Filmmaking is Like a Love Affair for Panayotis Evangelidis
Panayotis Evangelidis is a Greek novelist, screenwriter and filmmaker whose documentaries are known for their intensely personal view on LGBTQ life and issues, in Greece and in America. Among others, his latest, The Tilos Weddings, chronicles the struggles of the Greek LGBTQ community to legalize same-sex marriage from 2008 up to now; They Glow in the Dark looks at the aftermath of the AIDS crisis through the lives of a couple of older gay men who move to New Orleans after Hurricane Katrina and try to make ends meet by selling trinkets; Irving Park follows the unconventional family of four gay men in their sixties who design and lead their lives unapologetically according to their own desires.
By his limited audience, Evangelidis has been praised for the delicate and layered portrayal of his protagonists. Yet, although he is considered an accomplished writer in Greece, he remains by choice far from the local and international film production establishment. “I do everything on my own,” he told the HFPA in a zoom interview on June 29, 2023. “I am my own crew, my films are the cheapest films in the world.” Whatever little funding there is in his budgets covers mostly post-production costs. Only his last film, The Tilos Weddings, was licensed to the Greek streaming platform Cinobo for distribution in Greece and Cyprus.
It isn’t that he does not care about having a budget. “[Documentarians] are badly treated here in Greece – no one gets paid, the state doesn’t give much, the foundations maybe give a little bit… so even a little bit of money sounds like a miracle from heaven,” he laughed. But he would rather not lose time and energy trying to compete for the scarce resources. “I don’t seek any kind of help because I know from my colleagues how long you have to wait, how many stages and bureaucracy this involves, so, I say… no, thank you.”
He went on to acknowledge that his lone-wolf style affects the production value of his work. Yet, to him, it is worth it: “I’m OK with that… I put [the matter] on the scale and decided … what counts for me is to make the film and to feel connection to my subjects … Usually I do portraits of people in the LGBTQ community, so I’m in my own element and I’m passionately interested. I do the films to get to know the [protagonists] better, to answer my own questions and because something of mine resonates in their stories. As one of my protagonists once said when he presented one of my films in a festival – ‘You will see a movie about me but it’s really a movie about Panayotis.’ And there’s truth in that.”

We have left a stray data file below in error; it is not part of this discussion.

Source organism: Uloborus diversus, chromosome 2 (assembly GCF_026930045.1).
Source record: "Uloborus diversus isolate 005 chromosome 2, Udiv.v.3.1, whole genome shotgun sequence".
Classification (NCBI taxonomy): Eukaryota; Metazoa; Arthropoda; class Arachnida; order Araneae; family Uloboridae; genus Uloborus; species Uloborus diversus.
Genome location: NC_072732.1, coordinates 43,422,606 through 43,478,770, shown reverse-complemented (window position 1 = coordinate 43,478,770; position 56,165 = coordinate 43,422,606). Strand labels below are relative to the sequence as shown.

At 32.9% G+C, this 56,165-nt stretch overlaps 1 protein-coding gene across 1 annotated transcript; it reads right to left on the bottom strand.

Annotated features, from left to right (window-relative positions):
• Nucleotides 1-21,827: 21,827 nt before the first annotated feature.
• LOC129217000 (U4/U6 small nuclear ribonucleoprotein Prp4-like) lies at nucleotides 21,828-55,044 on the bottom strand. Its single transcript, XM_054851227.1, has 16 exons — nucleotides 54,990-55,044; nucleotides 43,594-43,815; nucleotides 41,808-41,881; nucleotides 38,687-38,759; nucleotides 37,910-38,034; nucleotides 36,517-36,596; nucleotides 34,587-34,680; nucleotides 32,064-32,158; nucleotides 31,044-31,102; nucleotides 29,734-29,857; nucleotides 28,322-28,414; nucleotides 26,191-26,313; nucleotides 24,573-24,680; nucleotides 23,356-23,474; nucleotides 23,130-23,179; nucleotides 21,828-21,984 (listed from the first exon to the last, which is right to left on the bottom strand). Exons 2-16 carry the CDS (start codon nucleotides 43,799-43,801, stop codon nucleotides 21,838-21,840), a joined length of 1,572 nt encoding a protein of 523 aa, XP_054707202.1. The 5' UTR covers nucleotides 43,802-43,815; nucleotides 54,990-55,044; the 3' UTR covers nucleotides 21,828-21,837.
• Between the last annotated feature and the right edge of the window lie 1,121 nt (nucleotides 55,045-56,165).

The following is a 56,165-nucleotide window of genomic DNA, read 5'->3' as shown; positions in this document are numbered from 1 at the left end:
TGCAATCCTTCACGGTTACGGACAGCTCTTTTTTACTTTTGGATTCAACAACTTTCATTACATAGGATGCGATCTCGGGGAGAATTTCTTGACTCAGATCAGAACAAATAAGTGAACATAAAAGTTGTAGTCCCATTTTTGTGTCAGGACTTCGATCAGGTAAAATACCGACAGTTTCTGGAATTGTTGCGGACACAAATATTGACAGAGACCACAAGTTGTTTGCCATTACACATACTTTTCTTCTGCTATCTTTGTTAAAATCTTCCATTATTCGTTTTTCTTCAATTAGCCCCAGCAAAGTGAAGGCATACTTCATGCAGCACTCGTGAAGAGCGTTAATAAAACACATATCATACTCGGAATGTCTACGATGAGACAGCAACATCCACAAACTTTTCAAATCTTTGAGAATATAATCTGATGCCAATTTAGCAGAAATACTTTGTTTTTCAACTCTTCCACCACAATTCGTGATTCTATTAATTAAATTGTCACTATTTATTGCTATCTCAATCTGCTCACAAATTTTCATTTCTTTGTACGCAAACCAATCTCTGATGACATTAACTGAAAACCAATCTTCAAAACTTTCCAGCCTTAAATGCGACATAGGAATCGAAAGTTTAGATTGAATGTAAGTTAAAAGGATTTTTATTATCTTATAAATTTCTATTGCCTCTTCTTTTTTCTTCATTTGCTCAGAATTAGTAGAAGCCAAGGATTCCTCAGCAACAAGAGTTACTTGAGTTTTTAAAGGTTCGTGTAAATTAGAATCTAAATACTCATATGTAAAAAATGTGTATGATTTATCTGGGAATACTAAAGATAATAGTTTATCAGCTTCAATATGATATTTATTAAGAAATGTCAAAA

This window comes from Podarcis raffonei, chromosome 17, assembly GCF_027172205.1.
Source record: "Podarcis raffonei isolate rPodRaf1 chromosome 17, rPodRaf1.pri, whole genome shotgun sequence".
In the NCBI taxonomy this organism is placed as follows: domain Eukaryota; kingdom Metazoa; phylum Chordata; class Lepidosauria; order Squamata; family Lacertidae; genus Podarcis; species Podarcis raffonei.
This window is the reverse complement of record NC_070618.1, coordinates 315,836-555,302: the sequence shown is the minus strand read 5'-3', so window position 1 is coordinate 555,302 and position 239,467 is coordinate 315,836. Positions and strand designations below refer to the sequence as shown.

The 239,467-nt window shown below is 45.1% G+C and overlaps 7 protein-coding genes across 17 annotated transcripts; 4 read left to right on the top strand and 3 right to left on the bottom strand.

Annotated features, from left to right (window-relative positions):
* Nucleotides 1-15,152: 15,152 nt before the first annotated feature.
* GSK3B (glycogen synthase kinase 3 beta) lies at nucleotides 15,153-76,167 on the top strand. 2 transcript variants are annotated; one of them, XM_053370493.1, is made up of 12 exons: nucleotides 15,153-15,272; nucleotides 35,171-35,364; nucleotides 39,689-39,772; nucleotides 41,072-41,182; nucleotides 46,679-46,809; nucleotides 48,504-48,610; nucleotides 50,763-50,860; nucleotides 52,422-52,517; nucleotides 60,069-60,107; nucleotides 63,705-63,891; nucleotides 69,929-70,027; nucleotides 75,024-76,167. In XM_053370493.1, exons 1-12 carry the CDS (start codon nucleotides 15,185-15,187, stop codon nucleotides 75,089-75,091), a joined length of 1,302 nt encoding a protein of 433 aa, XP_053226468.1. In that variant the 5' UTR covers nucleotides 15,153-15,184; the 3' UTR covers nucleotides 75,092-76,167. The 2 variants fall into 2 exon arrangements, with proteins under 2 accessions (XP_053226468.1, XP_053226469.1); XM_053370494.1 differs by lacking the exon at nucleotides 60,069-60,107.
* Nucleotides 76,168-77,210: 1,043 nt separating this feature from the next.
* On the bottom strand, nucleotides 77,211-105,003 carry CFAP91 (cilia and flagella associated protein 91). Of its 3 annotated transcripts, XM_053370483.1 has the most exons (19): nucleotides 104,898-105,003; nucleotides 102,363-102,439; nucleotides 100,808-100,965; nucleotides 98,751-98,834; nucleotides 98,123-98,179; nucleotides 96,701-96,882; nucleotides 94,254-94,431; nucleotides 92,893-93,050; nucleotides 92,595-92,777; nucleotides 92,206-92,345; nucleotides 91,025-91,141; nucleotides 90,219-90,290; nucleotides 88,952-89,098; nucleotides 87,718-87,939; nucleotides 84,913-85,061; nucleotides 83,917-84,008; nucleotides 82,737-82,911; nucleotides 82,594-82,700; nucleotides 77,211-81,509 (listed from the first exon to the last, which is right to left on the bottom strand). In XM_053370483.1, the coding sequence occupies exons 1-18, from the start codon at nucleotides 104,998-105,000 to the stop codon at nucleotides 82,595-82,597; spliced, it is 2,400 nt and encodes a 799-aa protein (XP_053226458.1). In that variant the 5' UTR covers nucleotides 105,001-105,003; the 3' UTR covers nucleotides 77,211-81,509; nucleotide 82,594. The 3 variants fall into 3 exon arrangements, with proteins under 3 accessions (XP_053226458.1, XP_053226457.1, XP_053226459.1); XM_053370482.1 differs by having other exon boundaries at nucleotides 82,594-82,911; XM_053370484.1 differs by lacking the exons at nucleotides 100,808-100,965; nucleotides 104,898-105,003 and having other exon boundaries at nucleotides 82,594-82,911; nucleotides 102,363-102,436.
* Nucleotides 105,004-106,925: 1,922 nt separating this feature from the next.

He explained: “Through the way I interview these people, what I shoot, the way I edit. I build something that reflects on my own interests, what really moves me and stirs[feelings] in me, what makes my heart throb… In that sense my films are stories out of my own soul.”
What is it that moves him so about older gay men trying to survive, literally and figuratively, or older men enjoying unconventional sexuality? “I’m also an older gay man,” he smiled playfully. Then, in a more focused tone, he added: “My protagonists are marginalized people, more or less, in the sense of social marginalization, like [the men] in They Glow in the Dark who are poor, who try to survive by making statuettes, and are sick and dependent on their daily sales … The people in Irving Park decide to do according to their own lifestyle, which is condemned and criticized, not only by society but sometimes by their own community.”
“One of the main reasons I made Irving Park,” he continued “was to demystify [sadomasochism]. It’s not like you enter a house and you see black nights with whips etc., you see real people like you and me who have this desire and, with mutual consent, create this world of fulfillment, and service and… S&M. They are not feeling guilty, they are very open about their sexuality and they claim that as their right. And they do it.”
There is a price to pay for staying free of compromise. It is the price that most if not all of Evangelidis’ characters and he, himself, have to pay. All American LGBTQ film festivals rejected both They Glow in the Dark and Irving Park, even though both of them unfold on American soil (New Orleans and Chicago respectively). “It is what it is,” he said. “Whatever happens makes me happy, and if it doesn’t, that’s OK too.”
For Panayotis Evangelidis, filmmaking is an intimate, bonding experience. “[My protagonists] trust me but also, I would say, they deeply need to share their story and haven’t yet found the opportunity to do so. So I appear and… you know, it’s like love stories – two people meet, nothing may happen, maybe a one-night stand, or you meet someone with whom there’s a soul connection… And that is when I make a film.
“In documentary work, as I said once, if you can… not do it, don’t do it. If you have to look for a subject or get an idea… no, absolutely don’t! This is how I work… It comes to me and I try to go around it because I love life and I have millions of books to read, things to do… But then, the connection is so strong, and I have to succumb! It’s the same with love affairs. If I can avoid [a love affair], I avoid it. If I cannot avoid it, it means there’s something.”